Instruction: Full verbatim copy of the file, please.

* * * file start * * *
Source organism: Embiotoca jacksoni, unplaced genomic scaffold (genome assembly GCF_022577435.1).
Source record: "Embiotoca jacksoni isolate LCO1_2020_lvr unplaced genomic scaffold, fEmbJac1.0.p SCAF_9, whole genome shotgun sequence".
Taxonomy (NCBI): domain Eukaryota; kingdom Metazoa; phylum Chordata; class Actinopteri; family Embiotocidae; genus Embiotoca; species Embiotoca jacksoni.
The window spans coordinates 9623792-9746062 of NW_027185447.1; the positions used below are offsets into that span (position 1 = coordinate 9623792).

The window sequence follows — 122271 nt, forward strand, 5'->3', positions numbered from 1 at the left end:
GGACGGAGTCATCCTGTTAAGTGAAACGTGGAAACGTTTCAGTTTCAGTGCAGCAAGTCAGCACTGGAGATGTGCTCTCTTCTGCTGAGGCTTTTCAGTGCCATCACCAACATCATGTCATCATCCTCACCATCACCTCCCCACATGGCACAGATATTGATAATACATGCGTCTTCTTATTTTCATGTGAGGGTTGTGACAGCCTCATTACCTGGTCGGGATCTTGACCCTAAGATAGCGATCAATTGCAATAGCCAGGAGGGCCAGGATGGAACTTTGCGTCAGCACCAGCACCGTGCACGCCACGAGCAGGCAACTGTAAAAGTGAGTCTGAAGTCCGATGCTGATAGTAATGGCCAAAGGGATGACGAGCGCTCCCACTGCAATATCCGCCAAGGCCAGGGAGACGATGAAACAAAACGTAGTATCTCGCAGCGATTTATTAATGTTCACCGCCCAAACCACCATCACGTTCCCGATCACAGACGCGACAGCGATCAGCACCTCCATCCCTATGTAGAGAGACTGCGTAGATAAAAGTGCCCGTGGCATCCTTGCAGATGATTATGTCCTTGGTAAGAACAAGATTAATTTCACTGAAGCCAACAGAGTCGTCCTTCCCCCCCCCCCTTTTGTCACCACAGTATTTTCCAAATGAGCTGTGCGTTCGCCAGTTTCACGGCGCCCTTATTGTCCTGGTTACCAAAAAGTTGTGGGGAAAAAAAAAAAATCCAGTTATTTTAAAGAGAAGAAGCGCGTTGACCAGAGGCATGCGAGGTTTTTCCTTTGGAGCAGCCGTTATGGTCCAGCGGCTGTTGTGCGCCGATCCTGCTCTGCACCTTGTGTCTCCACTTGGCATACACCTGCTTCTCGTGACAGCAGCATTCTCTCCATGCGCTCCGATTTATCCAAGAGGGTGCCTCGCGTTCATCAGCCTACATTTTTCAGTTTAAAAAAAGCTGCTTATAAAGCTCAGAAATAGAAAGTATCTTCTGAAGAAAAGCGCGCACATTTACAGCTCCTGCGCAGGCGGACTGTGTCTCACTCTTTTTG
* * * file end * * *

Source organism: Embiotoca jacksoni, unplaced genomic scaffold (genome assembly GCF_022577435.1).
Source record: "Embiotoca jacksoni isolate LCO1_2020_lvr unplaced genomic scaffold, fEmbJac1.0.p SCAF_9, whole genome shotgun sequence".
Taxonomy (NCBI): domain Eukaryota; kingdom Metazoa; phylum Chordata; class Actinopteri; family Embiotocidae; genus Embiotoca; species Embiotoca jacksoni.
The window spans coordinates 9623792-9746062 of NW_027185447.1; the positions used below are offsets into that span (position 1 = coordinate 9623792).

The window sequence follows — 122271 nt, forward strand, 5'->3', positions numbered from 1 at the left end:
GGACGGAGTCATCCTGTTAAGTGAAACGTGGAAACGTTTCAGTTTCAGTGCAGCAAGTCAGCACTGGAGATGTGCTCTCTTCTGCTGAGGCTTTTCAGTGCCATCACCAACATCATGTCATCATCCTCACCATCACCTCCCCACATGGCACAGATATTGATAATACATGCGTCTTCTTATTTTCATGTGAGGGTTGTGACAGCCTCATTACCTGGTCGGGATCTTGACCCTAAGATAGCGATCAATTGCAATAGCCAGGAGGGCCAGGATGGAACTTTGCGTCAGCACCAGCACCGTGCACGCCACGAGCAGGCAACTGTAAAAGTGAGTCTGAAGTCCGATGCTGATAGTAATGGCCAAAGGGATGACGAGCGCTCCCACTGCAATATCCGCCAAGGCCAGGGAGACGATGAAACAAAACGTAGTATCTCGCAGCGATTTATTAATGTTCACCGCCCAAACCACCATCACGTTCCCGATCACAGACGCGACAGCGATCAGCACCTCCATCCCTATGTAGAGAGACTGCGTAGATAAAAGTGCCCGTGGCATCCTTGCAGATGATTATGTCCTTGGTAAGAACAAGATTAATTTCACTGAAGCCAACAGAGTCGTCCTTCCCCCCCCCCCTTTTGTCACCACAGTATTTTCCAAATGAGCTGTGCGTTCGCCAGTTTCACGGCGCCCTTATTGTCCTGGTTACCAAAAAGTTGTGGGGAAAAAAAAAAAATCCAGTTATTTTAAAGAGAAGAAGCGCGTTGACCAGAGGCATGCGAGGTTTTTCCTTTGGAGCAGCCGTTATGGTCCAGCGGCTGTTGTGCGCCGATCCTGCTCTGCACCTTGTGTCTCCACTTGGCATACACCTGCTTCTCGTGACAGCAGCATTCTCTCCATGCGCTCCGATTTATCCAAGAGGGTGCCTCGCGTTCATCAGCCTACATTTTTCAGTTTAAAAAAAGCTGCTTATAAAGCTCAGAAATAGAAAGTATCTTCTGAAGAAAAGCGCGCACATTTACAGCTCCTGCGCAGGCGGACTGTGTCTCACTCTTTTTG